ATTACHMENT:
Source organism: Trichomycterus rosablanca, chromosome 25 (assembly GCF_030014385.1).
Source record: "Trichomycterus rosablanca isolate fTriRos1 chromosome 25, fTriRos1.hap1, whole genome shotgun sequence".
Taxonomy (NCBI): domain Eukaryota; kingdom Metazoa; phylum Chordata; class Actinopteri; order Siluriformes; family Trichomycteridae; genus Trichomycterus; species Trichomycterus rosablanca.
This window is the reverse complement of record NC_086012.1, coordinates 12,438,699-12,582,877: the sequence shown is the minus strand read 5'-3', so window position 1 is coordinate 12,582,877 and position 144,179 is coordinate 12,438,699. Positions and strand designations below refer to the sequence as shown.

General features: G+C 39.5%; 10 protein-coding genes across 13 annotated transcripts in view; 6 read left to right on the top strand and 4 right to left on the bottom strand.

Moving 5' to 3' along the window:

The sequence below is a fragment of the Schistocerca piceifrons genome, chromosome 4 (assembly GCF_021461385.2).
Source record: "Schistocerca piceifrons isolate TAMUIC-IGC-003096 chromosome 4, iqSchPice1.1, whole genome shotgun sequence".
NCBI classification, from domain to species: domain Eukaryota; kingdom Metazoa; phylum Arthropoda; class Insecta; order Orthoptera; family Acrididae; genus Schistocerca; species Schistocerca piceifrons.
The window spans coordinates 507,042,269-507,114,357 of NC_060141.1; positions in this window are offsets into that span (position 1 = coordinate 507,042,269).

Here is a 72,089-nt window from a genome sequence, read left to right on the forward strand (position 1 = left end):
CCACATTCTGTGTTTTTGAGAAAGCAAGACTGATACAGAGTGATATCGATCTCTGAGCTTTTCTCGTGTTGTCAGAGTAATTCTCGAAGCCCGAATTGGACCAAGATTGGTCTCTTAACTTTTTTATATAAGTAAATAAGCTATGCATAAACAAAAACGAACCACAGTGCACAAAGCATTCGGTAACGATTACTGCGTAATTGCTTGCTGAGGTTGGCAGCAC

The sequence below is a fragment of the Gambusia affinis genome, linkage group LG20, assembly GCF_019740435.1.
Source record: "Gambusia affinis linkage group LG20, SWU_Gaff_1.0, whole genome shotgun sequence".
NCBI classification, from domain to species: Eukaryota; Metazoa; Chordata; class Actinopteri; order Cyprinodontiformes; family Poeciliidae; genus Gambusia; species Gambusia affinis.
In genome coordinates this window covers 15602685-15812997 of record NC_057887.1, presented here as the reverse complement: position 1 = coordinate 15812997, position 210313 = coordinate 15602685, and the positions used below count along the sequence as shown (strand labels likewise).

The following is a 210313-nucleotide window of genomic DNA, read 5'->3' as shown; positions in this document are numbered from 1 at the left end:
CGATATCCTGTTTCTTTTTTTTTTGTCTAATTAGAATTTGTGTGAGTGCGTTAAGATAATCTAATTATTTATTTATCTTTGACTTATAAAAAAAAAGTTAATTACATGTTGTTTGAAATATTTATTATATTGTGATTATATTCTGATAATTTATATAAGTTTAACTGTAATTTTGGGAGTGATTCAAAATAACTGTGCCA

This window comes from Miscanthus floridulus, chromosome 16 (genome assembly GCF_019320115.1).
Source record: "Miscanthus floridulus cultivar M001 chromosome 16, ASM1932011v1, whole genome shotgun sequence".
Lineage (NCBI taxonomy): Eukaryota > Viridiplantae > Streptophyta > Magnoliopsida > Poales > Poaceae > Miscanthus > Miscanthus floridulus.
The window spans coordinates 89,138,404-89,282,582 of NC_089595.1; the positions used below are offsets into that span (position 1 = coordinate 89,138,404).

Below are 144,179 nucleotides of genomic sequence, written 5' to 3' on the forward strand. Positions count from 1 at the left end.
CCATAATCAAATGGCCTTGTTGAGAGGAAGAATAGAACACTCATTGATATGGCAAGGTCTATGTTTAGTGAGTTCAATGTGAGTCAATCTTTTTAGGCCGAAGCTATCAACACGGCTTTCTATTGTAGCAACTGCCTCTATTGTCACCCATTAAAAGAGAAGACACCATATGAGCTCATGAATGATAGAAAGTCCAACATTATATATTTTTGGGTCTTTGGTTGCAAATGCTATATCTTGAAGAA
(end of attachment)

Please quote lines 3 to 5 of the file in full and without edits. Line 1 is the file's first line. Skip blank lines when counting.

Taxonomy (NCBI): domain Eukaryota; kingdom Metazoa; phylum Chordata; class Actinopteri; order Siluriformes; family Trichomycteridae; genus Trichomycterus; species Trichomycterus rosablanca.
This window is the reverse complement of record NC_086012.1, coordinates 12,438,699-12,582,877: the sequence shown is the minus strand read 5'-3', so window position 1 is coordinate 12,582,877 and position 144,179 is coordinate 12,438,699. Positions and strand designations below refer to the sequence as shown.

General features: G+C 39.5%; 10 protein-coding genes across 13 annotated transcripts in view; 6 read left to right on the top strand and 4 right to left on the bottom strand.